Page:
Too bad it didn’t occur to me to check out the name of that lake: Mud Lake.

Muddy and mucky it was. Even though I tried to pole they kayak out several yards to what I hoped were deeper waters, I never did get into waters where I could float, much less where the dogs could swim – in fact, they never got deeper than running through really muddy muck.

Then we tried another lake. It was a little deeper. I slogged several yards away from shore, pushing the kayak along, the muck almost sucking my sandals off my feet with every step. Finally, I hit some float-able water, but no matter how far away from shore I got, the dogs never did find anything deep enough to actually swim in. (Although they did get a mud pack beauty treatment.)

After just a few minutes, we packed up everything and left.

So disappointing.

And then Russ mentioned this spot he remembered where we might be able to find some deeper water. So we turned around and found a low bank where we could put into to the river. The river was definitely deeper. When we stayed in near shore, there was an eddy where I could paddle slowly and the dogs could swim. When we got out farther, the current was swift enough that it took some doing to not simply float away downstream.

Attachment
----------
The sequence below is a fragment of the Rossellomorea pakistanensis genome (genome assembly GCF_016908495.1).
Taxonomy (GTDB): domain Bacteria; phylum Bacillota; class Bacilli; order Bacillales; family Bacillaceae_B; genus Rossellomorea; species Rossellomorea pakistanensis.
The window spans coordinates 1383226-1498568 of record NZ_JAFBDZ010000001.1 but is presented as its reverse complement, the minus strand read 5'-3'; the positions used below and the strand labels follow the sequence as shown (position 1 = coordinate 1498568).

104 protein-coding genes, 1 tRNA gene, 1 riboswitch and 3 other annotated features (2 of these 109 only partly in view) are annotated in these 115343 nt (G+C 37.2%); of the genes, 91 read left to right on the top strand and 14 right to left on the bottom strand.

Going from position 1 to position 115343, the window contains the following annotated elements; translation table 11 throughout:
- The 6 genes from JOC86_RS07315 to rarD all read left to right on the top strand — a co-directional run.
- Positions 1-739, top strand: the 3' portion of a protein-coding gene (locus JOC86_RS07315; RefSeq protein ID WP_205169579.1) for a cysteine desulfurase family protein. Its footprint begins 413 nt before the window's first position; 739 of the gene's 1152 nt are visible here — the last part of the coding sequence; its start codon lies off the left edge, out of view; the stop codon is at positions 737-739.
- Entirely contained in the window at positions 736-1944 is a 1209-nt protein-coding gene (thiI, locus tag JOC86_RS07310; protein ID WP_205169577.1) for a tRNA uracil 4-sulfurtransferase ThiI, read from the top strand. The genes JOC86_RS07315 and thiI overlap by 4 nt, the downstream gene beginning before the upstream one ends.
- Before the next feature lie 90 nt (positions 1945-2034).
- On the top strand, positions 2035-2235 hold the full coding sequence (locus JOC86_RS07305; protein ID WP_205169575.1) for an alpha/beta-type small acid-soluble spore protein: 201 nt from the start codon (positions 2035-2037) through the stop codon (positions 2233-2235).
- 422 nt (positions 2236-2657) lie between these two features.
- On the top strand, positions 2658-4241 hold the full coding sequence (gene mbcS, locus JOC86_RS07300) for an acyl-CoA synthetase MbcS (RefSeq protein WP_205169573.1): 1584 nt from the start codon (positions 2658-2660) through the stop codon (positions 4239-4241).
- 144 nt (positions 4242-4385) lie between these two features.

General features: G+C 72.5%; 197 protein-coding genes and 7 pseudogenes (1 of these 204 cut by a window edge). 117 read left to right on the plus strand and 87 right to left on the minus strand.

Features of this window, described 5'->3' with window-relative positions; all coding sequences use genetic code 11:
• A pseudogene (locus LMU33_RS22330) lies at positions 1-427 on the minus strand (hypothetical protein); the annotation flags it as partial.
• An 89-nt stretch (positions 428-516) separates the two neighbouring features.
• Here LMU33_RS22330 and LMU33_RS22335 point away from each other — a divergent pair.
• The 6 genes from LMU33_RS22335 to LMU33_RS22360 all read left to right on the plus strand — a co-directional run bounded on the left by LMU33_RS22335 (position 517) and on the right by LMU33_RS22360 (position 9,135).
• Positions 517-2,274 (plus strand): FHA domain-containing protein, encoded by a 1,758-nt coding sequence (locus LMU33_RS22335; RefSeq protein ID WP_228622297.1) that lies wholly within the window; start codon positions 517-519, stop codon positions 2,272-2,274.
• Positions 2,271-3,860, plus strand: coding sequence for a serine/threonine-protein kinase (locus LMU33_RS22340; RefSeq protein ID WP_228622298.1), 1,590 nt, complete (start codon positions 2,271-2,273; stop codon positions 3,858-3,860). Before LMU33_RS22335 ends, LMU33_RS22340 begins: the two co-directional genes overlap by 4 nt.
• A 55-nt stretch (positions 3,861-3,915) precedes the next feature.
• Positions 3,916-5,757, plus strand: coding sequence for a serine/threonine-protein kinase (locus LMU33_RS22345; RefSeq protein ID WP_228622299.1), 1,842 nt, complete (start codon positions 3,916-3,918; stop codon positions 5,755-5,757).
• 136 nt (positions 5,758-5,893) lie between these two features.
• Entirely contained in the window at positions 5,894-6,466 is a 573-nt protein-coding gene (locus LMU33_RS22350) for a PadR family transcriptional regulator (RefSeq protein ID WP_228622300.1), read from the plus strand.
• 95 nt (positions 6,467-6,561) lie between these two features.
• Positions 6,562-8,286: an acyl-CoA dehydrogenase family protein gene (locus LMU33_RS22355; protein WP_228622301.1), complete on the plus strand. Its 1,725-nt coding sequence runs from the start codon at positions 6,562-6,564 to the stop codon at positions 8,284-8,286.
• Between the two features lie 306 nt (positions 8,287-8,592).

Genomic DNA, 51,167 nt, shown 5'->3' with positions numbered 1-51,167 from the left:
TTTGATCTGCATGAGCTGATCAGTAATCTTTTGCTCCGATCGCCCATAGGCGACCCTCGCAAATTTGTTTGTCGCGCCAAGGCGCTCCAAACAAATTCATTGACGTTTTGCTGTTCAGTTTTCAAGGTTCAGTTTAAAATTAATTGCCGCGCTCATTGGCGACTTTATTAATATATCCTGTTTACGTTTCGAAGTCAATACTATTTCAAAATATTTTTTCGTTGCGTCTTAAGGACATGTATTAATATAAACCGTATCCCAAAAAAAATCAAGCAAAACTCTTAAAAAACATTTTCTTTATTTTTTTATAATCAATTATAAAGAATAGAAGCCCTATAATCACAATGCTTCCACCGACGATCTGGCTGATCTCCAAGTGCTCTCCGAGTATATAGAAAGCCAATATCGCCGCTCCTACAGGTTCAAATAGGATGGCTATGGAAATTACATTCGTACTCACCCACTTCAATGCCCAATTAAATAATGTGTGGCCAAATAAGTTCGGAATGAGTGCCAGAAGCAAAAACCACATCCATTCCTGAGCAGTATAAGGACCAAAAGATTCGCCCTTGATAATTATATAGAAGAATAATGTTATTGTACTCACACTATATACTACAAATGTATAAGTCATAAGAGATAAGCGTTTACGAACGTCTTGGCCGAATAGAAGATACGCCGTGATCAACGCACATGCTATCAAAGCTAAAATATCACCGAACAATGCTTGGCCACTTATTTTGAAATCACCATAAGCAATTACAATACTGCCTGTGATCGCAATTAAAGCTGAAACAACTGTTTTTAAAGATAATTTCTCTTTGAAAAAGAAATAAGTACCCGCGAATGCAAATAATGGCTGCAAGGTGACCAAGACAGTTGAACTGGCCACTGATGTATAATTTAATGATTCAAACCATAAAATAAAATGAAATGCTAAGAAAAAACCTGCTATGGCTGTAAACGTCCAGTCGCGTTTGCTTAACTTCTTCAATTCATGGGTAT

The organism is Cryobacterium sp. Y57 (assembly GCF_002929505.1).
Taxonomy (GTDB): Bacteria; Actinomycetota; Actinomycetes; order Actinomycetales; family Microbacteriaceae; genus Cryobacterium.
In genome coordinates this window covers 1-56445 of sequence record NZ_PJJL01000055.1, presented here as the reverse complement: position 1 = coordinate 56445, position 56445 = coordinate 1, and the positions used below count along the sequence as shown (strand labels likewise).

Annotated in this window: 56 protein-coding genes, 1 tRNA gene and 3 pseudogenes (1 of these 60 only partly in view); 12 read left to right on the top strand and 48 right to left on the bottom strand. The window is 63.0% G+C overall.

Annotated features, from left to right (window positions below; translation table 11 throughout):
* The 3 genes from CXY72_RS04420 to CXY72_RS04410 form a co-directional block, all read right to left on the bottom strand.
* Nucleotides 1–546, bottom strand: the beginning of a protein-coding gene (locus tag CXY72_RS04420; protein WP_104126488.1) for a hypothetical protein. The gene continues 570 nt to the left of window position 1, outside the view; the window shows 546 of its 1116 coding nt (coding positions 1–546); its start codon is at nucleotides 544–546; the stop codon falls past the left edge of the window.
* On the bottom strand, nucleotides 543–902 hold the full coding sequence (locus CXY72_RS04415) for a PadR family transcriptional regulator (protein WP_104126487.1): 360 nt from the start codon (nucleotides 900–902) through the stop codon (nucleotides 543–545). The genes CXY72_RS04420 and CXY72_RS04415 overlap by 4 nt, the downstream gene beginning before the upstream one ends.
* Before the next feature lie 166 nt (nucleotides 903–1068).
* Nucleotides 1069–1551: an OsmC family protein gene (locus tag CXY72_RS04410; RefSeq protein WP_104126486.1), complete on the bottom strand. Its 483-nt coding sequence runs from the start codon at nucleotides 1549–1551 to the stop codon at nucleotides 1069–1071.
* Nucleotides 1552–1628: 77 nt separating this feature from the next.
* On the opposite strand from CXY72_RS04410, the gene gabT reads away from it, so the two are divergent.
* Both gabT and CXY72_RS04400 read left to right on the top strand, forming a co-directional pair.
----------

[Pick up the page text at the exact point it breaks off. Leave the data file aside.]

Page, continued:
image

Trice in the kayak, Carlin and Tooey in the water

Trice and Tooey swimming in the river

Trice and Tooey

But even so, it was like heaven. Before last Friday, I hadn’t been on a boat for years, and that session was way too short. So on Sunday, floating on the water, watching my water-loving dogs play and swim, run around on the bank, and then jump back into the water — I loved every single second, and they did, too. They both slept soundly all the way home.

I hope we can do it again very soon.